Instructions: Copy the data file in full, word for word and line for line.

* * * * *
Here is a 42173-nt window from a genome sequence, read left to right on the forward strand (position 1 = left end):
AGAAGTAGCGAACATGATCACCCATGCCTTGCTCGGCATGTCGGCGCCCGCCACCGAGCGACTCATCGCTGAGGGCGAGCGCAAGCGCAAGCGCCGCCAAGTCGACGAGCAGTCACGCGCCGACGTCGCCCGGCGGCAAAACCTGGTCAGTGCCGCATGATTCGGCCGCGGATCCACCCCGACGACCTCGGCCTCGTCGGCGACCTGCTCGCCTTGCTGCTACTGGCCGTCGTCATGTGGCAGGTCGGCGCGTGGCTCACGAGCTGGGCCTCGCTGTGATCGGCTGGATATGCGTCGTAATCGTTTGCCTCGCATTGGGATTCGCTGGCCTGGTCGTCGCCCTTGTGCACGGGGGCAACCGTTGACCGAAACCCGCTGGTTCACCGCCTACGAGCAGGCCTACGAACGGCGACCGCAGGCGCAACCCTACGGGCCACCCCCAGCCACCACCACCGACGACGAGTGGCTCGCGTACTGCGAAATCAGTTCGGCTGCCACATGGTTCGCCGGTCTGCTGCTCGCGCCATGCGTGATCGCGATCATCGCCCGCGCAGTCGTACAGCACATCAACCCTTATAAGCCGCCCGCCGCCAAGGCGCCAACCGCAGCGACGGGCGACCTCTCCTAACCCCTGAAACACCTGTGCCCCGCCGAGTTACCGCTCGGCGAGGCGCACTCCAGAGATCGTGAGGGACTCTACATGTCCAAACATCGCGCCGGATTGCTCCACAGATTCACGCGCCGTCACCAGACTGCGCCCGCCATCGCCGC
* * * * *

Here is a 42173-nt window from a genome sequence, read left to right on the forward strand (position 1 = left end):
AGAAGTAGCGAACATGATCACCCATGCCTTGCTCGGCATGTCGGCGCCCGCCACCGAGCGACTCATCGCTGAGGGCGAGCGCAAGCGCAAGCGCCGCCAAGTCGACGAGCAGTCACGCGCCGACGTCGCCCGGCGGCAAAACCTGGTCAGTGCCGCATGATTCGGCCGCGGATCCACCCCGACGACCTCGGCCTCGTCGGCGACCTGCTCGCCTTGCTGCTACTGGCCGTCGTCATGTGGCAGGTCGGCGCGTGGCTCACGAGCTGGGCCTCGCTGTGATCGGCTGGATATGCGTCGTAATCGTTTGCCTCGCATTGGGATTCGCTGGCCTGGTCGTCGCCCTTGTGCACGGGGGCAACCGTTGACCGAAACCCGCTGGTTCACCGCCTACGAGCAGGCCTACGAACGGCGACCGCAGGCGCAACCCTACGGGCCACCCCCAGCCACCACCACCGACGACGAGTGGCTCGCGTACTGCGAAATCAGTTCGGCTGCCACATGGTTCGCCGGTCTGCTGCTCGCGCCATGCGTGATCGCGATCATCGCCCGCGCAGTCGTACAGCACATCAACCCTTATAAGCCGCCCGCCGCCAAGGCGCCAACCGCAGCGACGGGCGACCTCTCCTAACCCCTGAAACACCTGTGCCCCGCCGAGTTACCGCTCGGCGAGGCGCACTCCAGAGATCGTGAGGGACTCTACATGTCCAAACATCGCGCCGGATTGCTCCACAGATTCACGCGCCGTCACCAGACTGCGCCCGCCATCGCCGC